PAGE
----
FSA Board responds to Ofcom consultation
Tuesday 13 June 2006
The FSA Board today agreed its response to the Ofcom consultation on options for tightening the controls on the TV advertising of food to children.
Ofcom, the independent regulator and competition authority for the UK communications industries, is consulting on options for new restrictions.
The Board expressed disappointment at the options put forward in the Ofcom consultation and agreed that none of the options provided a sufficient response to the problem of the imbalance in television advertising.
‘With a quarter of all 11 to 15 year olds now facing obesity, we have to be sure that any restrictions on advertising are aimed at children of all ages to have a real effect’
The Board agreed that any restrictions must protect children up to 15 years of age, particularly as children between 9 and 15 years often make their own food choices and purchases. The consultation's current options only focus on protecting children up to the age of nine.
The Board supported a pre-9pm watershed on advertisements for products high in fat, salt or sugar. This would offer a practical means of extending protection to older children and would be consistent with other broadcasting controls.
The Board did not support any options that would restrict advertising of all foods, including foods such as fruit and vegetables, which would conflict with the promotion of healthy eating.
Currently, only one of the consultation's options uses the Agency's Nutrient Profiling model to ensure that restrictions only apply to foods that are high in fat, salt or sugar. Underpinning the restrictions with the Nutrient Profiling model would provide an incentive for industry to reformulate their products to reduce fat, salt and sugar.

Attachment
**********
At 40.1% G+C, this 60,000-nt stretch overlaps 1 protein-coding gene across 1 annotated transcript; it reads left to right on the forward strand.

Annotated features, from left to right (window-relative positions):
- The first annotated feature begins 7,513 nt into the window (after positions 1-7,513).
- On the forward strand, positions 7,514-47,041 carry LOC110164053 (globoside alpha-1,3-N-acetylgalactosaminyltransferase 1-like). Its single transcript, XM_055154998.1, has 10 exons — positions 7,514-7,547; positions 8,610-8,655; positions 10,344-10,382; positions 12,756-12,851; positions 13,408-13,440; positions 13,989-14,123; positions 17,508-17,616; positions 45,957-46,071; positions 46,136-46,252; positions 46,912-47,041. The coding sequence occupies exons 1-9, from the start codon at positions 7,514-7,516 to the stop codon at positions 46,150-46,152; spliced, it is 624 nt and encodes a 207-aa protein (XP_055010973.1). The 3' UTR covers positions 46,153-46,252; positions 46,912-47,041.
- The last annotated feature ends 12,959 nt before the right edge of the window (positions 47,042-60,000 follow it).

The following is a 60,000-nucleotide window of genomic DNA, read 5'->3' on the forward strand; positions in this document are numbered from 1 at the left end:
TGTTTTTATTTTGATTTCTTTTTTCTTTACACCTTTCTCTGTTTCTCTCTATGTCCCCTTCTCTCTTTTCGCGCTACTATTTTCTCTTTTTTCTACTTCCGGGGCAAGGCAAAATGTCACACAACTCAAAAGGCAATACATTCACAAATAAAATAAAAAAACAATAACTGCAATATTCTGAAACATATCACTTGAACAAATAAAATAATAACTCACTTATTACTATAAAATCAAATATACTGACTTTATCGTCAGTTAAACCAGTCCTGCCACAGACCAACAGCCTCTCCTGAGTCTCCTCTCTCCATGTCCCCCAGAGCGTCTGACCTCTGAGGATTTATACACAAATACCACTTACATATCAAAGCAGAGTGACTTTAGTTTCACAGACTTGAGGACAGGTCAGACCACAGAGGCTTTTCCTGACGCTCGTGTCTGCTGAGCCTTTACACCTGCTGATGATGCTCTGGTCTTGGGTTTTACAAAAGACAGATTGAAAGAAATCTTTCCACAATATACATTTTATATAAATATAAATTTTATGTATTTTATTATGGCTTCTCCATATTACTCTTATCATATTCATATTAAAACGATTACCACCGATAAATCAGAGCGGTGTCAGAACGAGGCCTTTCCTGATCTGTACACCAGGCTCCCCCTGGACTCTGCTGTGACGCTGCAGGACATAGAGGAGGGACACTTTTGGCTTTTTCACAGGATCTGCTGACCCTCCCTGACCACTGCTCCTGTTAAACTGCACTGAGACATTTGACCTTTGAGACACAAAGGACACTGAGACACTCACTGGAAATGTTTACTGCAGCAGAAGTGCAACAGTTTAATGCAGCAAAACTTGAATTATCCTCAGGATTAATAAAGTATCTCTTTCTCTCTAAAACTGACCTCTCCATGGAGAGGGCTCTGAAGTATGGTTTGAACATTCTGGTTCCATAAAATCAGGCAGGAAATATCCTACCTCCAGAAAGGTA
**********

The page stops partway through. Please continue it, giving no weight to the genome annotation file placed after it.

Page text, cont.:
Furthermore, if industry or any other party proposes a workable and effective 'fourth option', the Board requested that any viable approach be subject to consultation with other interested parties.
Deirdre Hutton, Chair of the Food Standards Agency, said: 'Children are targeted every day with messages that promote foods that are high in fat, salt or sugar, and the Hastings Review clearly showed that this does have an influence on children's food choices.
'With a quarter of all 11 to 15 year olds now facing obesity, we have to be sure that any restrictions on advertising are aimed at children of all ages to have a real effect in helping to reverse this trend. This includes making sure that we do not inadvertently restrict the positive promotion of healthy foods.'
The Agency's Nutrient Profiling model was developed to provide Ofcom with a tool for categorising foods on the basis of their nutrient content and help in its work to reduce the amount of advertising directed at children for foods high in saturated fat, sugar or salt.
The Board's response to the Ofcom consultation was originally discussed at the FSA's closed Board Meeting in May 2006 in order to meet Ofcom's previous consultation deadline of 6 June.
However, Ofcom have since extended this deadline to 30 June, enabling the Board to discuss and agree the response in its June open session.
The draft minutes of the May closed discussion, audio transcript and background papers are available online from the link below.
|FSA Response to Ofcom Consultation on Broadcast Advertising of Food to Children - Audio Recording|
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